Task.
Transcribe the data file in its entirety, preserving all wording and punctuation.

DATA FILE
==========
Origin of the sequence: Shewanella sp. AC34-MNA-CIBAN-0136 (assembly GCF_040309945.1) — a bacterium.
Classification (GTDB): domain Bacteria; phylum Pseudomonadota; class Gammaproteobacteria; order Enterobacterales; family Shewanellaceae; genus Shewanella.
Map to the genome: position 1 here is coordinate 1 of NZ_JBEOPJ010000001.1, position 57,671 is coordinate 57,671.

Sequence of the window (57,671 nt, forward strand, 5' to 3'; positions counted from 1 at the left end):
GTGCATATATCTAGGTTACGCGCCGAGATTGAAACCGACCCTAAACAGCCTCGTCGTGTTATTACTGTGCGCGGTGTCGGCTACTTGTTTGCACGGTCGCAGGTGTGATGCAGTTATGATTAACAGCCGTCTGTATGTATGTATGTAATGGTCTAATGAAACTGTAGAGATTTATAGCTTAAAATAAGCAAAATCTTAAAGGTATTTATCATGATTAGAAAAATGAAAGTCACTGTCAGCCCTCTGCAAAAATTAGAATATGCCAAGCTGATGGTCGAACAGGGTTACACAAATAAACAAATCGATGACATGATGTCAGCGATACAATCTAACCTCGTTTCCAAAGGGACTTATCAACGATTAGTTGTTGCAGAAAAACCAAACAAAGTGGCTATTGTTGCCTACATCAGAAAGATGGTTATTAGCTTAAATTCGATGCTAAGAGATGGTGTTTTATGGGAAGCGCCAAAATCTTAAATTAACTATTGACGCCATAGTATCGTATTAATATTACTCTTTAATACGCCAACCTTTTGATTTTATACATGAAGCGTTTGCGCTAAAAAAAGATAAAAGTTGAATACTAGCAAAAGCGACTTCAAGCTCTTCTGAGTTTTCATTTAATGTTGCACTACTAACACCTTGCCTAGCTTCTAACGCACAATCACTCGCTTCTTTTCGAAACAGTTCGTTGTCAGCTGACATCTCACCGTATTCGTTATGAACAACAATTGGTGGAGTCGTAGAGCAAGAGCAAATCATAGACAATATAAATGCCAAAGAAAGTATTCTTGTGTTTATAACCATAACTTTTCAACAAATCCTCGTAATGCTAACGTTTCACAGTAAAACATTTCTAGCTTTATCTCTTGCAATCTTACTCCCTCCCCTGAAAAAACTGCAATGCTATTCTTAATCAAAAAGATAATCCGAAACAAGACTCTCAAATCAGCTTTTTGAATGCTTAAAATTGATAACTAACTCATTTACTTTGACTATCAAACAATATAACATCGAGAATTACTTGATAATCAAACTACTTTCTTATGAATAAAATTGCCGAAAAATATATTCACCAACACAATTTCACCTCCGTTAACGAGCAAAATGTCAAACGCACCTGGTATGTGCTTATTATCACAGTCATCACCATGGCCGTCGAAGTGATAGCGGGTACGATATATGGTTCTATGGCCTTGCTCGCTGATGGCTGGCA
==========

Origin of the sequence: Shewanella sp. AC34-MNA-CIBAN-0136 (assembly GCF_040309945.1) — a bacterium.
Classification (GTDB): domain Bacteria; phylum Pseudomonadota; class Gammaproteobacteria; order Enterobacterales; family Shewanellaceae; genus Shewanella.
Map to the genome: position 1 here is coordinate 1 of NZ_JBEOPJ010000001.1, position 57,671 is coordinate 57,671.

Sequence of the window (57,671 nt, forward strand, 5' to 3'; positions counted from 1 at the left end):
GTGCATATATCTAGGTTACGCGCCGAGATTGAAACCGACCCTAAACAGCCTCGTCGTGTTATTACTGTGCGCGGTGTCGGCTACTTGTTTGCACGGTCGCAGGTGTGATGCAGTTATGATTAACAGCCGTCTGTATGTATGTATGTAATGGTCTAATGAAACTGTAGAGATTTATAGCTTAAAATAAGCAAAATCTTAAAGGTATTTATCATGATTAGAAAAATGAAAGTCACTGTCAGCCCTCTGCAAAAATTAGAATATGCCAAGCTGATGGTCGAACAGGGTTACACAAATAAACAAATCGATGACATGATGTCAGCGATACAATCTAACCTCGTTTCCAAAGGGACTTATCAACGATTAGTTGTTGCAGAAAAACCAAACAAAGTGGCTATTGTTGCCTACATCAGAAAGATGGTTATTAGCTTAAATTCGATGCTAAGAGATGGTGTTTTATGGGAAGCGCCAAAATCTTAAATTAACTATTGACGCCATAGTATCGTATTAATATTACTCTTTAATACGCCAACCTTTTGATTTTATACATGAAGCGTTTGCGCTAAAAAAAGATAAAAGTTGAATACTAGCAAAAGCGACTTCAAGCTCTTCTGAGTTTTCATTTAATGTTGCACTACTAACACCTTGCCTAGCTTCTAACGCACAATCACTCGCTTCTTTTCGAAACAGTTCGTTGTCAGCTGACATCTCACCGTATTCGTTATGAACAACAATTGGTGGAGTCGTAGAGCAAGAGCAAATCATAGACAATATAAATGCCAAAGAAAGTATTCTTGTGTTTATAACCATAACTTTTCAACAAATCCTCGTAATGCTAACGTTTCACAGTAAAACATTTCTAGCTTTATCTCTTGCAATCTTACTCCCTCCCCTGAAAAAACTGCAATGCTATTCTTAATCAAAAAGATAATCCGAAACAAGACTCTCAAATCAGCTTTTTGAATGCTTAAAATTGATAACTAACTCATTTACTTTGACTATCAAACAATATAACATCGAGAATTACTTGATAATCAAACTACTTTCTTATGAATAAAATTGCCGAAAAATATATTCACCAACACAATTTCACCTCCGTTAACGAGCAAAATGTCAAACGCACCTGGTATGTGCTTATTATCACAGTCATCACCATGGCCGTCGAAGTGATAGCGGGTACGATATATGGTTCTATGGCCTTGCTCGCTGATGGCTGGCA